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How the Canadian dream turned bloody

india Updated: Aug 07, 2011 02:05 IST
Anirudh Bhattacharyya
Anirudh Bhattacharyya
Hindustan Times
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They aren’t quite the most celebrated Indians in North America. Not all of them are even alive. They have names like Johal, Sanghera, Buttar, Durhe. And while the community has taken pride in its members figuring in rarified lists of entrepreneurs, these are entrepreneurs of a different breed, the kinds that figure on the police blotter. They are the Dons of Vancouver.

Since the early 1990s, Indo-Canadians have entered the territorial and often violent drug trade in the region. At its centre is the BC Bud, or cannabis from British Columbia, that is profitably exported to the United States. Indo-Canadians have been part of the distribution trade, usually at an intermediary level, leading to violent outcomes.

The violence that brought with it a mounting body count, has gradually lessened since its peak in the mid-2000s, but is yet to be stamped out fully.

“It’s still a concern,” said Sergeant Shinder Kirk of British Columbia’s Combined Forces Special Enforcement Unit — Gang Task Force. The task force achieved significant success in recent years, as the accounts of gun- and gang-related violence, in the Indo-Canadian community, have fallen. Kirk said that “there were over a hundred murders over the last 15 years” connected to this trade.

Professor Robert Gordon, director of the School of Criminology at the Simon Fraser University in British Columbia, said, “This reflected the cultural and ethnic mosaic of metro Vancouver.” He said, “Indo-Canadian factions were involved significantly in the distribution of drugs, especially marijuana or BC Bud.” Much of the

violence surrounding the trade was generally because of “competition over market share, about who would dominate the distribution market,” he said.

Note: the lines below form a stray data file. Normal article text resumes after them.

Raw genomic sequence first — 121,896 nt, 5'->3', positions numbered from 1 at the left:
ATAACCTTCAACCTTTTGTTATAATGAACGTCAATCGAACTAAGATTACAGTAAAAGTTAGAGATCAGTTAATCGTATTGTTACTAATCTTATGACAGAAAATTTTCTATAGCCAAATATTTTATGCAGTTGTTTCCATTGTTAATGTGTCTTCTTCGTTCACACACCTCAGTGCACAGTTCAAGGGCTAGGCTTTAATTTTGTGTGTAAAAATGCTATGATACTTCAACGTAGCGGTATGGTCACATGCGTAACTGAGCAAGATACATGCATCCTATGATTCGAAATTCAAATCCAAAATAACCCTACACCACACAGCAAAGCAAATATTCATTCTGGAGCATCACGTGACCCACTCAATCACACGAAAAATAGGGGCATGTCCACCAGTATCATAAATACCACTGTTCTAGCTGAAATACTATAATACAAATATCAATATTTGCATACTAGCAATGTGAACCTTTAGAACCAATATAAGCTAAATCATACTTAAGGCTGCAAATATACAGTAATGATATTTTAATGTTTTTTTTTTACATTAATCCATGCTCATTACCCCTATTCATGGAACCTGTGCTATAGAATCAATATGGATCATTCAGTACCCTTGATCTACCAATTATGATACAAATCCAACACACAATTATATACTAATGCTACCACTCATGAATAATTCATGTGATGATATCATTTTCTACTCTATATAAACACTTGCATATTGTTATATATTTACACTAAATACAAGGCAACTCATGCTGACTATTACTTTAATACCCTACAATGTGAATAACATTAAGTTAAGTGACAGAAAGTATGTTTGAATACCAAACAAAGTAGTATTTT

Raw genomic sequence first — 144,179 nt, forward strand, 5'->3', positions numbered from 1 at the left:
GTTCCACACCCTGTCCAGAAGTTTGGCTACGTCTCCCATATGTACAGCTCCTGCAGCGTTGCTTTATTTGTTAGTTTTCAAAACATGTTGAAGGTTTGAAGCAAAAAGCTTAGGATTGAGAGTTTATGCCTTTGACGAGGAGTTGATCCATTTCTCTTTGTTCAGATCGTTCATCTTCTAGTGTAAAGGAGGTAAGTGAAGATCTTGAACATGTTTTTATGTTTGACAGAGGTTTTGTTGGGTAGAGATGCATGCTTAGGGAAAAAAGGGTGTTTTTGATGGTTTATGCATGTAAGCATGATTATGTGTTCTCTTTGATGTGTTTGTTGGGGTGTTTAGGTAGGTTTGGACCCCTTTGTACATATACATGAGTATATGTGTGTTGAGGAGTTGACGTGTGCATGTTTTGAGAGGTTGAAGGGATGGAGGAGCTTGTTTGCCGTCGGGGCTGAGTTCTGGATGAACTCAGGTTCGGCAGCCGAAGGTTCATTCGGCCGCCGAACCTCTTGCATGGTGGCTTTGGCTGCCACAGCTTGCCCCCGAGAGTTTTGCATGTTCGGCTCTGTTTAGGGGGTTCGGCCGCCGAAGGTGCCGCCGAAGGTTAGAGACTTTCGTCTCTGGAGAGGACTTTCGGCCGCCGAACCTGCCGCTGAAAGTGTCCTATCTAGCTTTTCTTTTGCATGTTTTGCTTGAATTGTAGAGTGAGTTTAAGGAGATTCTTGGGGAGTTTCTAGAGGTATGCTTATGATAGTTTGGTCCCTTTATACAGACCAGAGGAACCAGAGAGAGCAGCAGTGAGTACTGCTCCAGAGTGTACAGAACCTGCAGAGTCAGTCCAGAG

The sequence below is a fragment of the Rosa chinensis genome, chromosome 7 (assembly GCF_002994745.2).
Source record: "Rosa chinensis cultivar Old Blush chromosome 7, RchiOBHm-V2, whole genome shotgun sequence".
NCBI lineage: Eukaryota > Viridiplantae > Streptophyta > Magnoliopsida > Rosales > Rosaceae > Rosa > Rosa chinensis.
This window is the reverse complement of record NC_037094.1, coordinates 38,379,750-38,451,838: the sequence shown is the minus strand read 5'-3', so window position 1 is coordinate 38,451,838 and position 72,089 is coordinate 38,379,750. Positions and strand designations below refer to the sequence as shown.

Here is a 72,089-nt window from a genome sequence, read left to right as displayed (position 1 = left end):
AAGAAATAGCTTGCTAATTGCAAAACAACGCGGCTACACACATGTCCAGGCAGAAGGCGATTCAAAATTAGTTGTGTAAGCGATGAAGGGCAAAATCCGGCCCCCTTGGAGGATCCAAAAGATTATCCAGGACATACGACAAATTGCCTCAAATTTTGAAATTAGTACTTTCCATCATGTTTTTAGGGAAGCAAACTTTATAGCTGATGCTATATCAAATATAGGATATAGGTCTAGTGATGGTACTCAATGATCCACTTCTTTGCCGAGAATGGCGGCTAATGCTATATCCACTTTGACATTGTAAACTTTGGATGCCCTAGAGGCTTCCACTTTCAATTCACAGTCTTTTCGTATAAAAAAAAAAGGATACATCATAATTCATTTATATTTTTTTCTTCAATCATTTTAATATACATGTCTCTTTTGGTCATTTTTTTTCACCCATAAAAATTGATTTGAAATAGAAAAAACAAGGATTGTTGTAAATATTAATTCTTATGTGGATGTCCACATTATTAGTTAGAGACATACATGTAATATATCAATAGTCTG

The history of Indo-Canadian groups can be traced to the early 1990s with the emergence of Bindy Johal, the first major Mafioso from the community. Johal, who warred with the area’s Chinese Triads, was gunned down on the orders of one of his lieutenants.

But that didn’t create a vacuum. Other groups, drawn largely from the Punjabi immigrant community, emerged. The Sanghera and Buttar factions were among the most notorious. In 2009, the patriarch of the former group, Udham Singh Sanghera was arrested. The Sanghera gang had been engaged in turf warfare with the Buttar group. By 2010, the police had “crippled” the latter as well, with the arrest of its leader Manny Buttar, along with several associates. Others like the three Duhre brothers, once associated with Bindy Johal, are considered the principal drug trafficking group in the Fraser Valley region of British Columbia.

There has been pushback from the community against the gangs as well as efforts to educate Indo-Canadian children early to prevent lifestyle choices of this kind. Among those at the forefront of this activism is Vancouver-based psychologist Balwant Singh Sanghera, who heads a coalition of non-profits and academics taking on “youth violence.”

Sanghera says about 300 Indo-Canadian youth, mostly in their 20s, remain enmeshed in gang culture, and their “average lifespan is two-and-a-half years from the time of joining.”

This culture is also being reflected on celluloid. Vancouver-based director Manmord Sidhu released his feature film, Canadian Dream, earlier this year. The core theme of the film is that of an immigrant Indo-Canadian and his immersion in organised crime. “This is a very important subject for our community. The message is that they come to Canada from India and circumstances change. In this case, you can make tonnes of money, but your life is very, very short.” Sidhu said that the film is based on “a true story”.

Ujjal Dosanjh, the Indo-Canadian former premier of British Columbia, says: “Fortunately, the crime has been down a bit, not completely gone.”

The Dons of Vancouver may be facing the dusk of their careers, but it’s not yet time to turn the lights out.